The Sunday Six

Celebrating music with six random songs at a time

Welcome to another Sunday Six. In case you’re a first time visitor of the blog, this recurring feature celebrates the beauty of music six random tunes at a time, meaning songs from different genres and different decades. Pretty much anything goes in the same post. A jazz instrumental from the ’50s could be followed by a ’70s hard rock tune. A blues track from the ’60s could appear together with a pop song from the ’80s. My only condition is I have to like the tracks and how they work together. With that being said, let’s get to it!

John Barry & Orchestra/James Bond Theme

“Bond, James Bond.” These words started to fascinate me when I was a young teenager back in Germany. I still like the James Bond movies, as ridiculously unrealistic as they are. Especially the older pictures with Sean Connery and Roger Moore are classics in my book. Of course, part of every Bond picture is the soundtrack, including the James Bond Theme, which has been featured in every 007 film since the first one, Dr. No, from 1962. The signature theme was written by English singer and film composer Monty Norman and arranged by John Barry, a composer and conductor of film music. Barry also wrote the scores for 11 Bond pictures between 1963 and 1987. I always loved the track’s distinct guitar part played by English session guitarist Vic Flick, using a Clifford Essex Paragon De Luxe electric/acoustic vintage guitar from 1939.

Al Jarreau/Take Five

I know of no other artist who had such an amazing ability to use his voice as an instrument like Al Jarreau. Perhaps the most compelling example is his rendition of jazz standard Take Five, which was included on a May 1977 live album titled Look to the Rainbow. I’ve always loved the original written by Paul Desmond and first recorded by the Dave Brubeck Quartet for the album Time Out from December 1959. But Al Jarreau took the track to a different level. I guess many folks at the time agreed. Look to the Rainbow became Jarreau’s breakthrough in Europe and the U.S. It won the 1978 Grammy Award for Best Vocal Jazz Performance. If you haven’t heard this, check it out. If you already know Jarreau’s rendition, listen to it again anyway! 🙂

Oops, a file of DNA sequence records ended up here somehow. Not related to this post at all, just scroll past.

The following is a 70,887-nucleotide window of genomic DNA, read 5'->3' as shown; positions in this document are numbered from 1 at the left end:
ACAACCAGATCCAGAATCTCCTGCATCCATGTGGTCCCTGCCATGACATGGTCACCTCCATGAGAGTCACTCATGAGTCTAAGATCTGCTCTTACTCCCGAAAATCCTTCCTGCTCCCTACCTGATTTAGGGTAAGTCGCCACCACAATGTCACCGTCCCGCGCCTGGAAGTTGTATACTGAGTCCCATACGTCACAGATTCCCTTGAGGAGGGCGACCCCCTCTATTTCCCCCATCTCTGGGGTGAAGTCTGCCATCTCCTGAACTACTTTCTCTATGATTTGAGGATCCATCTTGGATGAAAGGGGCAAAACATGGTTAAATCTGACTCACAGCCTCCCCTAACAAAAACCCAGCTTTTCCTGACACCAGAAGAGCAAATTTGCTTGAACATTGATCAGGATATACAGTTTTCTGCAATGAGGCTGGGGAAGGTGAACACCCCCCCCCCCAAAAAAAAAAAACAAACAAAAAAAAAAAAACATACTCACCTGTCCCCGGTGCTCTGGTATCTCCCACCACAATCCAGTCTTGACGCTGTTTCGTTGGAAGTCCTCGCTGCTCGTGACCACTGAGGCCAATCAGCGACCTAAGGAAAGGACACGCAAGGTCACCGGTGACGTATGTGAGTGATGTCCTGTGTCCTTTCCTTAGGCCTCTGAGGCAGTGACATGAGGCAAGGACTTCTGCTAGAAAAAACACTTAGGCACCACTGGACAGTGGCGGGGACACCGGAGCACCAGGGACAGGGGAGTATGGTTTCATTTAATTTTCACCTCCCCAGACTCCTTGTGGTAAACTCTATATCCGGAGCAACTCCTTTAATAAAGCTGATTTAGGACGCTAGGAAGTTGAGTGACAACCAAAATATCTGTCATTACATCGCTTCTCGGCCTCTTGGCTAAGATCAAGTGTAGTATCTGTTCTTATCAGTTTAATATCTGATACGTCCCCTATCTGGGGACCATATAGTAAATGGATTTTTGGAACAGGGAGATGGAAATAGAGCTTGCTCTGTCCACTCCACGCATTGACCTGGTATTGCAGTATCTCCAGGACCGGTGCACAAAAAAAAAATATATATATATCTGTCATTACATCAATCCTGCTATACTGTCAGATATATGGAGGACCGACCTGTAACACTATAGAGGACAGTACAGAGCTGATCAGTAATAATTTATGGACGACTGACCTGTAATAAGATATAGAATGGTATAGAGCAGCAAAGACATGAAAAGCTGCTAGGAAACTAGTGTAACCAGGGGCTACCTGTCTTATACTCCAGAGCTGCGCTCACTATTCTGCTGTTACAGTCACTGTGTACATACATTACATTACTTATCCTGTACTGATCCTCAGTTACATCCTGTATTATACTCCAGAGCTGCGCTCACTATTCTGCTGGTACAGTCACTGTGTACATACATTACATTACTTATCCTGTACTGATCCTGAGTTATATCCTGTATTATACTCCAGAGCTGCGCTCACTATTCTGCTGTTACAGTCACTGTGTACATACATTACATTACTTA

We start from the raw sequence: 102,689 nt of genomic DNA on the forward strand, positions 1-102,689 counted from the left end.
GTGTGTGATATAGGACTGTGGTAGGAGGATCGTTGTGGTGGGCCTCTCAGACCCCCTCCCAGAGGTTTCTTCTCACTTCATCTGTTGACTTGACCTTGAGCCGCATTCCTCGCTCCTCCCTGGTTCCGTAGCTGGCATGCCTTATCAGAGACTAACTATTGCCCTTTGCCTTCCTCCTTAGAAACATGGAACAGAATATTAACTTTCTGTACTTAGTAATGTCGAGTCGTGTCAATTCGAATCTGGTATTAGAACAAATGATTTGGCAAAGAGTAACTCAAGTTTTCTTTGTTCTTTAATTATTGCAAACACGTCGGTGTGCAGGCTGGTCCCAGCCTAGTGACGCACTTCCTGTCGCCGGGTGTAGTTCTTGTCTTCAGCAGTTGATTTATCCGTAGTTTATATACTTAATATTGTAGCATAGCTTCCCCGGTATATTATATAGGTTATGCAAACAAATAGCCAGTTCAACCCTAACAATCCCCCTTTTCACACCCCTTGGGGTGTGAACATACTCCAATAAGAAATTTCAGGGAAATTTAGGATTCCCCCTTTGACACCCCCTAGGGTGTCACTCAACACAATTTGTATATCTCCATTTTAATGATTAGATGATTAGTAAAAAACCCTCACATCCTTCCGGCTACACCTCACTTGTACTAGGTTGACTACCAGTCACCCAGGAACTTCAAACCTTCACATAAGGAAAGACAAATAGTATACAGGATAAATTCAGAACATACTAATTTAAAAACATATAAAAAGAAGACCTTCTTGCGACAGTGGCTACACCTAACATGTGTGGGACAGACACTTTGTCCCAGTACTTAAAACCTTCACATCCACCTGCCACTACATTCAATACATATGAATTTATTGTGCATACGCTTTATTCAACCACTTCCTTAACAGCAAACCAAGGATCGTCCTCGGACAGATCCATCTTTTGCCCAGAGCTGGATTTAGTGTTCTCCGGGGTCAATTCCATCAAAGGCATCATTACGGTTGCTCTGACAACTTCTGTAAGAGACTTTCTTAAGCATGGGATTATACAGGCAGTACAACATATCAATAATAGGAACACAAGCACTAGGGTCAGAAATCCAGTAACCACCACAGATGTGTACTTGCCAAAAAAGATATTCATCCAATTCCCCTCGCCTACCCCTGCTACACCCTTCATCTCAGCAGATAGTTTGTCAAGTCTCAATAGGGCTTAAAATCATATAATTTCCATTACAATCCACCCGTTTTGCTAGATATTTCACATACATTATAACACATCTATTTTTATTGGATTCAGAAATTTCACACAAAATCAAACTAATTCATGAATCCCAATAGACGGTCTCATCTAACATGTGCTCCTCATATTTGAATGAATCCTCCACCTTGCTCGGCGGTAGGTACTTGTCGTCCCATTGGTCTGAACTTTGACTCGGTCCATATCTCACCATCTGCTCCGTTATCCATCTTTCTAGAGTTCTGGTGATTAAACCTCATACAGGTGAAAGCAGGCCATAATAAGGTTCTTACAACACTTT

Joe Jackson/Down to London

Let’s jump to the late ’80s with a great tune by Joe Jackson. The British singer-songwriter first entered my radar screen in 1980, when I received his excellent sophomore studio album I’m the Man for my 14th birthday. I still own that vinyl copy. I’ve since listened on and off to Jackson, a versatile artist who has played many genres over the decades, including punk, new wave, pop, rock, jazz and Latin. He’s also fun live. I saw him in May 2019 at a mid-size theater in New Jersey. You can read about it here and watch some clips I took. Down to London is one of my favorite tracks from Blaze of Glory, Jackson’s 10th studio album that came out in April 1989. Like all other tunes on the record, he wrote the song.

The Wallflowers/6th Avenue Heartache

Next we’re on to the ’90s. I guess, I’m going chronologically this time. When The Wallflowers released their sophomore album Bringing Down the Horse in May 1996, they were still a standing roots rock-oriented band. Their origins date back to 1989 when Jakob Dylan (lead vocals, guitar, piano) and his childhood friend Tobi Miller (lead guitar) began forming a band called The Apples. Jakob is a son of Bob Dylan and his first wife Sara Dylan (nee Noznisky). After Barrie Maguire (bass), Peter Yanowitz (drums) and Rami Yafee (keyboards) had joined the group, they changed their name to The Wallflowers. The band signed with Virgin Records in 1991 and released their eponymous debut album in August 1992. Five additional studio albums appeared thereafter until 2012. Since 2013, Dylan has been the only remaining original member, relying on touring musicians for shows. A new album titled Exit Wounds is slated for July 9, the first to appear under The Wallflowers name in nine years. Apparently, it will be supported by a tour. For now, here’s 6th Avenue Heartache, written by Dylan, one of the band’s best known tunes and certainly one of my favorites.

Alicia Keys/Fallin’

Alicia Keys is an interesting artist in my book. While much of her music falls outside my core wheelhouse, I still like her. Undoubtedly, Keys’ amazing voice has a lot to do with it, but it’s also her stage presence. There’s just something about Keys that draws me in. It’s like she’s radiating – I can’t quite explain it. Anway, Fallin’ is a breathtaking tune from Keys’ debut album Songs in A Minor, which came out in June 2001. The record had a long history, which I hadn’t known until I read about it in Wikipedia. Keys, a classically trained pianist, already began writing songs for the record as a 14-year-old in 1995. She recorded the album in 1998 for Columbia Records, but the label rejected it. Eventually, it appeared in June 2001 on J Records, a new label that had been formed by Clive Davis who had sensed Keys’ talent and bought her contract from Columbia. His instincts turned out to be right. Songs in A Minor topped the Billboard 200 and won five Grammy Awards in 2002. As of 2015, the album had sold 7.5 million copies in the U.S. and more than 12 million worldwide. Fallin’ was solely written by Keys. That tune still gives me goosebumps.